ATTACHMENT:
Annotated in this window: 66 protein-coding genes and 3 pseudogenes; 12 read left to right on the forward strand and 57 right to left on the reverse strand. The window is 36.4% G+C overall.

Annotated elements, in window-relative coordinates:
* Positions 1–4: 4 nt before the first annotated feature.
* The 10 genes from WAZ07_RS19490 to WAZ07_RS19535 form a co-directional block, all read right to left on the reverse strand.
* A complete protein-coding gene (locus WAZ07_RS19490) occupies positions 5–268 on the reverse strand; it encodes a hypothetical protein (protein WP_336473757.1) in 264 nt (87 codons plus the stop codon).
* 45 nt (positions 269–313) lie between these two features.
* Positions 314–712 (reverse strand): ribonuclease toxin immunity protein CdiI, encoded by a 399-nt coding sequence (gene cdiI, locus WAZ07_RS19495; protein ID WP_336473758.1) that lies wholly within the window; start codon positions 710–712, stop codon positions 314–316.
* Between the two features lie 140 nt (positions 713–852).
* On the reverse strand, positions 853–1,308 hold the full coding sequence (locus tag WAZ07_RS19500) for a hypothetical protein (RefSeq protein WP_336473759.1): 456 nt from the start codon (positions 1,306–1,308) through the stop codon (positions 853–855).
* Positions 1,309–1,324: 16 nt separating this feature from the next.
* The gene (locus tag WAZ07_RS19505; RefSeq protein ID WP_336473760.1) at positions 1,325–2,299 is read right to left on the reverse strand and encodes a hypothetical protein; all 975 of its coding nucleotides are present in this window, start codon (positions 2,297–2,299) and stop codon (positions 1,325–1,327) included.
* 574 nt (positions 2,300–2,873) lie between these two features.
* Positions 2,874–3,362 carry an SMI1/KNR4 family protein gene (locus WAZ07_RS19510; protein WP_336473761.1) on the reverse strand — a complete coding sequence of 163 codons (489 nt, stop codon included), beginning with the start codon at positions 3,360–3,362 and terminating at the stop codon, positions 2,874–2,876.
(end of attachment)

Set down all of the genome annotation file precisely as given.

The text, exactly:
Annotated in this window: 66 protein-coding genes and 3 pseudogenes; 12 read left to right on the forward strand and 57 right to left on the reverse strand. The window is 36.4% G+C overall.

Annotated elements, in window-relative coordinates:
* Positions 1–4: 4 nt before the first annotated feature.
* The 10 genes from WAZ07_RS19490 to WAZ07_RS19535 form a co-directional block, all read right to left on the reverse strand.
* A complete protein-coding gene (locus WAZ07_RS19490) occupies positions 5–268 on the reverse strand; it encodes a hypothetical protein (protein WP_336473757.1) in 264 nt (87 codons plus the stop codon).
* 45 nt (positions 269–313) lie between these two features.
* Positions 314–712 (reverse strand): ribonuclease toxin immunity protein CdiI, encoded by a 399-nt coding sequence (gene cdiI, locus WAZ07_RS19495; protein ID WP_336473758.1) that lies wholly within the window; start codon positions 710–712, stop codon positions 314–316.
* Between the two features lie 140 nt (positions 713–852).
* On the reverse strand, positions 853–1,308 hold the full coding sequence (locus tag WAZ07_RS19500) for a hypothetical protein (RefSeq protein WP_336473759.1): 456 nt from the start codon (positions 1,306–1,308) through the stop codon (positions 853–855).
* Positions 1,309–1,324: 16 nt separating this feature from the next.
* The gene (locus tag WAZ07_RS19505; RefSeq protein ID WP_336473760.1) at positions 1,325–2,299 is read right to left on the reverse strand and encodes a hypothetical protein; all 975 of its coding nucleotides are present in this window, start codon (positions 2,297–2,299) and stop codon (positions 1,325–1,327) included.
* 574 nt (positions 2,300–2,873) lie between these two features.
* Positions 2,874–3,362 carry an SMI1/KNR4 family protein gene (locus WAZ07_RS19510; protein WP_336473761.1) on the reverse strand — a complete coding sequence of 163 codons (489 nt, stop codon included), beginning with the start codon at positions 3,360–3,362 and terminating at the stop codon, positions 2,874–2,876.